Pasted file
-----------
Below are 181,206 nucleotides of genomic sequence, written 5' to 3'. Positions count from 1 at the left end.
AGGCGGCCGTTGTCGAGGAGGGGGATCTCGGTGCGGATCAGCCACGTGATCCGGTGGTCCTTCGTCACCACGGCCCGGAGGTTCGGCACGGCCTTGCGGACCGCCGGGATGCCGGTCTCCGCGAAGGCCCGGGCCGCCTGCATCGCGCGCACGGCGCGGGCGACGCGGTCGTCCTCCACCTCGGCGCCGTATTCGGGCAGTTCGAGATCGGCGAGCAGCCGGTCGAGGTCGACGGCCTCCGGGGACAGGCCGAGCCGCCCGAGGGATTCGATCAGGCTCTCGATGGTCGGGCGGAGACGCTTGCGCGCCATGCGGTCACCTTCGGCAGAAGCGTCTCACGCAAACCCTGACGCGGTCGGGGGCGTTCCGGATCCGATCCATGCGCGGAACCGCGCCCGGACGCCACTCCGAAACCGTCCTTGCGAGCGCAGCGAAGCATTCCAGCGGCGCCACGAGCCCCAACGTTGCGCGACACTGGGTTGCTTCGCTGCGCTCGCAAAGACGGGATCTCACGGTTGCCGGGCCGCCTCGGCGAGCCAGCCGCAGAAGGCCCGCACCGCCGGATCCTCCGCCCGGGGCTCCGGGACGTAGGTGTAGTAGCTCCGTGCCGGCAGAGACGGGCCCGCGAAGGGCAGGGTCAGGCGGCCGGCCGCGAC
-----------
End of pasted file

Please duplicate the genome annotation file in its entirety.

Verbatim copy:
Below are 181,206 nucleotides of genomic sequence, written 5' to 3'. Positions count from 1 at the left end.
AGGCGGCCGTTGTCGAGGAGGGGGATCTCGGTGCGGATCAGCCACGTGATCCGGTGGTCCTTCGTCACCACGGCCCGGAGGTTCGGCACGGCCTTGCGGACCGCCGGGATGCCGGTCTCCGCGAAGGCCCGGGCCGCCTGCATCGCGCGCACGGCGCGGGCGACGCGGTCGTCCTCCACCTCGGCGCCGTATTCGGGCAGTTCGAGATCGGCGAGCAGCCGGTCGAGGTCGACGGCCTCCGGGGACAGGCCGAGCCGCCCGAGGGATTCGATCAGGCTCTCGATGGTCGGGCGGAGACGCTTGCGCGCCATGCGGTCACCTTCGGCAGAAGCGTCTCACGCAAACCCTGACGCGGTCGGGGGCGTTCCGGATCCGATCCATGCGCGGAACCGCGCCCGGACGCCACTCCGAAACCGTCCTTGCGAGCGCAGCGAAGCATTCCAGCGGCGCCACGAGCCCCAACGTTGCGCGACACTGGGTTGCTTCGCTGCGCTCGCAAAGACGGGATCTCACGGTTGCCGGGCCGCCTCGGCGAGCCAGCCGCAGAAGGCCCGCACCGCCGGATCCTCCGCCCGGGGCTCCGGGACGTAGGTGTAGTAGCTCCGTGCCGGCAGAGACGGGCCCGCGAAGGGCAGGGTCAGGCGGCCGGCCGCGAC